For years foreign workers have been the backbone of the labour market in the orchards of Southern Ontario and the vegtable farms of the lower BC mainland.
The government routinely rubber-stamps virtually every employer application to import foreign workers regardless of how many Canadians are unemployed. Tim Hortons operators in Alberta bring counter help in from Mexico. Chinese-owned coal mining operations bring workers in from China.
Today Canada has over three hundred thousand foreign workers and at the same time 1.3 million Canadians are unemployed.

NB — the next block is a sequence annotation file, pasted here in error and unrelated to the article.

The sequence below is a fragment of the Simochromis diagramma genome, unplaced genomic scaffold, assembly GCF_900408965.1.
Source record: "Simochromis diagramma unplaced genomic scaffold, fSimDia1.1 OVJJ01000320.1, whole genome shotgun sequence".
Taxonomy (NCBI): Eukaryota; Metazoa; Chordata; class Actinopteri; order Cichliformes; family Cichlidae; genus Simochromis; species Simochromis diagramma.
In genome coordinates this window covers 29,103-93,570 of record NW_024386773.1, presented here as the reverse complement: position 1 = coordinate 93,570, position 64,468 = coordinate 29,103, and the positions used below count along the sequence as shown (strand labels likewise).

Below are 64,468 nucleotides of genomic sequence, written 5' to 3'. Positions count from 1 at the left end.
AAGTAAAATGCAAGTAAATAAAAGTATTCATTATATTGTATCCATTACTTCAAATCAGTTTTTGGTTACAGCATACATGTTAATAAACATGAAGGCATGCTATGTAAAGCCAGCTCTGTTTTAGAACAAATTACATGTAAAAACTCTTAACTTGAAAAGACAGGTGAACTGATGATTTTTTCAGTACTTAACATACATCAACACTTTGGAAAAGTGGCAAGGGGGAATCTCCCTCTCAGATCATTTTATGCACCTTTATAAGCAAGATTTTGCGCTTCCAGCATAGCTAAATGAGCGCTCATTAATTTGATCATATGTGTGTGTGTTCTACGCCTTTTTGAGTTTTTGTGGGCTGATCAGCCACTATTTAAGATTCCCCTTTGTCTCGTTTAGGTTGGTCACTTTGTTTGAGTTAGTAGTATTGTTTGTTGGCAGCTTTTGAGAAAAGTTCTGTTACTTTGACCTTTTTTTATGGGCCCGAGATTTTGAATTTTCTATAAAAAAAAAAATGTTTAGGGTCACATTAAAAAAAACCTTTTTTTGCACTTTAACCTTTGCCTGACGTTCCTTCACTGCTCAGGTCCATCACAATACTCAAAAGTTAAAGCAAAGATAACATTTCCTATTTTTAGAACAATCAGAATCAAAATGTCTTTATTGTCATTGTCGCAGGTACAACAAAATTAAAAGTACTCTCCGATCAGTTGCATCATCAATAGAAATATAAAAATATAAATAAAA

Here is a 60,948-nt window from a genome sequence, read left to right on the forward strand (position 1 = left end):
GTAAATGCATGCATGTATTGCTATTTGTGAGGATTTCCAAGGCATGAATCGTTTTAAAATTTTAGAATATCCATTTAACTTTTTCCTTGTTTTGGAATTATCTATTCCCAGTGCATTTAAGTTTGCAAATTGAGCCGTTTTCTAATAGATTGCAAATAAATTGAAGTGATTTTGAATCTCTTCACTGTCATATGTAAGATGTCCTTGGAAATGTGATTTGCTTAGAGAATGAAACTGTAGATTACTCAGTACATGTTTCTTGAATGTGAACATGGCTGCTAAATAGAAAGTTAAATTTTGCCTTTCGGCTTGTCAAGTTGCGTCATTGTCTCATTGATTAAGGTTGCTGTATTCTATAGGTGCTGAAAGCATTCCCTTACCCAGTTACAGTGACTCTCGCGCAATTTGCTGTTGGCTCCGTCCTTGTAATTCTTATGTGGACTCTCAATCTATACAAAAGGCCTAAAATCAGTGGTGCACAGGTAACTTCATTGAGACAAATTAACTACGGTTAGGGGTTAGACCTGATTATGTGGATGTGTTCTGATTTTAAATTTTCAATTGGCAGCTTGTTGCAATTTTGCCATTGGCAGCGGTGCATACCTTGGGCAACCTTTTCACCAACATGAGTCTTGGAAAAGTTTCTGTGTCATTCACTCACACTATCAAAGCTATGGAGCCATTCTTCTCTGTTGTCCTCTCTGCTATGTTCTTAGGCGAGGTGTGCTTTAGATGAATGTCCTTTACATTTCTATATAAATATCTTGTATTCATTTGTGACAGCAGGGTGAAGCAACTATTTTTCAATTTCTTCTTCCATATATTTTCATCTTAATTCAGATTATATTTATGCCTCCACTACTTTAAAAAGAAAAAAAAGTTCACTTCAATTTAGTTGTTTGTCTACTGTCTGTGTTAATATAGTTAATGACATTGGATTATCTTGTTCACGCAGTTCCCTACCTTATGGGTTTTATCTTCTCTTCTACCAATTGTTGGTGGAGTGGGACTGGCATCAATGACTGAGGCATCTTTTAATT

The government connives with the employers at bringing in foreign workers for two reasons: in the case of skilled workers it's cheaper than training Canadians, and in all cases it drives down the cost of Canadian wages. This is a government firmly committed to serving the interests of employers, not workers.
The fact that the culpable are acting shocked and dismayed now that the Royal Bank story has hit the headlines says more about their acting skills than about their shock and dismay. Jason Kenney has been petitioned for years by labour groups and individual supplicants to invest in Canadians first, yet today he pretends he had no idea what was going on.
The Royal Bank of Canada had net earnings of $7.5 billion last year. It can easily afford to pay Canadians and to keep these jobs in Canada. What does "enhancing efficiencies" mean when you're already making 7.5 billion a year?